SCOTUS Holds That Defendant Must Be Aware Of A Particular Investigation Or Audit To Be Convicted Under 26 U.S.C. § 7212(a)

In a 7-2 decision in Marinello v. United States, No. 16-1144, the Supreme Court held to convict a defendant under § 7212(a), the federal government must prove the defendant was aware of a pending tax-related proceeding, such as a particular investigation or audit, or could reasonably foresee that such a proceeding would commence.

Section 7212(a) of the Internal Revenue Code makes it a felony “corruptly or by force” to “endeavo[r] to obstruct or imped[e] the due administration of this title.” 26 U.S.C. § 7212(a). The question the Supreme Court faced was the “breadth of that statutory phrase.” Specifically, does the due administration of the Tax Code cover all routine administrative procedures, such as the ordinary processing of income tax returns? Or, does the phrase refer “to specific interference with targeted governmental tax-related proceedings, such as a particular investigation or audit[?]”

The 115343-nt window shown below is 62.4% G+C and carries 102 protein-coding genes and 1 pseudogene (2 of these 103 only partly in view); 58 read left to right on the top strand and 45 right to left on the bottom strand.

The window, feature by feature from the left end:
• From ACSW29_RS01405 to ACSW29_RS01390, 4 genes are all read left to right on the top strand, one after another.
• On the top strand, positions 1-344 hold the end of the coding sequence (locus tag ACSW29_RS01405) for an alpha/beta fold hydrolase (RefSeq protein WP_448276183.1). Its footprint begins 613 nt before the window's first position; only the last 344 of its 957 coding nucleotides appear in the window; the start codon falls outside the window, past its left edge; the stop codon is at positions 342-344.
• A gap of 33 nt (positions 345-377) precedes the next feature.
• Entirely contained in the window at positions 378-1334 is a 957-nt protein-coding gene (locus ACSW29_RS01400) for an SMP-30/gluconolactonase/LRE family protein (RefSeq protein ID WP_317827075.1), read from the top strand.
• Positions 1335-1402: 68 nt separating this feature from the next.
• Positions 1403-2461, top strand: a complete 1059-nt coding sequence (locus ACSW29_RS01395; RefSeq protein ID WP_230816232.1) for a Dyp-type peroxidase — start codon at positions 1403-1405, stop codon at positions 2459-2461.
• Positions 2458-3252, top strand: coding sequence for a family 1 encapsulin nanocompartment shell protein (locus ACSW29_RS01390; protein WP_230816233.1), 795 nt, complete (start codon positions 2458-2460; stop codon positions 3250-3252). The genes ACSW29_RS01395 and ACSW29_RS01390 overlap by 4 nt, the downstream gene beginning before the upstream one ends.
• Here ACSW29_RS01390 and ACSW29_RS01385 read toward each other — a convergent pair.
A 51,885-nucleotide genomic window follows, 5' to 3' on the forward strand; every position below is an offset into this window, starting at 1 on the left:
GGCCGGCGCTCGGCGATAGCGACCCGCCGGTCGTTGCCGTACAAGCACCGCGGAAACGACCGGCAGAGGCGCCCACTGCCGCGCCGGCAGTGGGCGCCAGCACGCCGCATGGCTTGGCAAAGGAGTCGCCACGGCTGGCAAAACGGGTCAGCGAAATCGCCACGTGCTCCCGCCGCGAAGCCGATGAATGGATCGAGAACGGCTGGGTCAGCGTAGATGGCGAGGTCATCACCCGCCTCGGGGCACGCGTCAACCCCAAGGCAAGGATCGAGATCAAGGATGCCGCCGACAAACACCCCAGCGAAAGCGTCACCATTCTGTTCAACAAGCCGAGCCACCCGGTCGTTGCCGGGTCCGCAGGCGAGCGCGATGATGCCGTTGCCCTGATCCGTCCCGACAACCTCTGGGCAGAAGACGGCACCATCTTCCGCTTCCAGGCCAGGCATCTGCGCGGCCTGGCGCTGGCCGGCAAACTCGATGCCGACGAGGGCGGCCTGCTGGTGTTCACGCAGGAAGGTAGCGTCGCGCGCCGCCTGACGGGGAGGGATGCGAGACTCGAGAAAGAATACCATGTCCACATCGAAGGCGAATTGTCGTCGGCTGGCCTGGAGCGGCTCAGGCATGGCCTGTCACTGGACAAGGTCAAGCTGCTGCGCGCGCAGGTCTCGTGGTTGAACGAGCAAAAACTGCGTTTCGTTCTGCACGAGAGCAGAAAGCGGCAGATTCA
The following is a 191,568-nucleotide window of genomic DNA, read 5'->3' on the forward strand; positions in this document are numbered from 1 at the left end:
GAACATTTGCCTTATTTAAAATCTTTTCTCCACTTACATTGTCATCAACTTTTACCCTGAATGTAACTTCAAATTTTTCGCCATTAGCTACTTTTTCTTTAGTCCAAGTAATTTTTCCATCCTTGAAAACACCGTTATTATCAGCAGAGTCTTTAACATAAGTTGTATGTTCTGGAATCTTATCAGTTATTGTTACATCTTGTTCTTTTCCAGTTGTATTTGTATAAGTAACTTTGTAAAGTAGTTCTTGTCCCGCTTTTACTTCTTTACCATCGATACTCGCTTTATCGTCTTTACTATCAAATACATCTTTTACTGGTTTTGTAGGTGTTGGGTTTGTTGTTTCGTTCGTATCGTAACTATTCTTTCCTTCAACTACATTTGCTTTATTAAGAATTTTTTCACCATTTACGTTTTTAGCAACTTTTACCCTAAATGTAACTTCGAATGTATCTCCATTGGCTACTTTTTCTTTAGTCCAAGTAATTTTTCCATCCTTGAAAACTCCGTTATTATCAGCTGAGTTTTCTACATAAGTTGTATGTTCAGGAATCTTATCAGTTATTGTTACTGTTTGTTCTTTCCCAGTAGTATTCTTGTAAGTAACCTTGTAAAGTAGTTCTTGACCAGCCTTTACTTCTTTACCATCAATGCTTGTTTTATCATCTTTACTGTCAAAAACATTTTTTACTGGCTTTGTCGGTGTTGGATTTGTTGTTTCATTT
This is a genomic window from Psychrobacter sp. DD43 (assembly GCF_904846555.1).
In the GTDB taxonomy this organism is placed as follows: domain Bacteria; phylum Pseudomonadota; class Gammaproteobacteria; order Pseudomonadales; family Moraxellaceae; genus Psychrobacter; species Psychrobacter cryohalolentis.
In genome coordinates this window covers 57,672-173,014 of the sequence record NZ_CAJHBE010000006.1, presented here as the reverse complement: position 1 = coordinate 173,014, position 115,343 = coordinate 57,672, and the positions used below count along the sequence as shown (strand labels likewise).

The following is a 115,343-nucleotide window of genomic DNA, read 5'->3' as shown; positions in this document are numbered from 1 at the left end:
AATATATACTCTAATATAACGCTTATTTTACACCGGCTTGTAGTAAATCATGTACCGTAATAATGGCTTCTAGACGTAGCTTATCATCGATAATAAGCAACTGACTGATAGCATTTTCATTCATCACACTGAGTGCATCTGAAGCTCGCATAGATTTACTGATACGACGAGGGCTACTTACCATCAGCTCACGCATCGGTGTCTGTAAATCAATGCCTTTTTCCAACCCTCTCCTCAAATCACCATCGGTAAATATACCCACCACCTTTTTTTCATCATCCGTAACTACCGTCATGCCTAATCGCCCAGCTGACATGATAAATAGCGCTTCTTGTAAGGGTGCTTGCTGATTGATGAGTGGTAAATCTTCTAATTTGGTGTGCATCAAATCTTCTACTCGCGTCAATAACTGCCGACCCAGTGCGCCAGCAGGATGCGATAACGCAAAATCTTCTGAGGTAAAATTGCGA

In a 7-2 decision in Marinello v. United States, No. 16-1144, the Supreme Court held to convict a defendant under § 7212(a), the federal government must prove the defendant was aware of a pending tax-related proceeding, such as a particular investigation or audit, or could reasonably foresee that such a proceeding would commence.

Author: XaxisMedia

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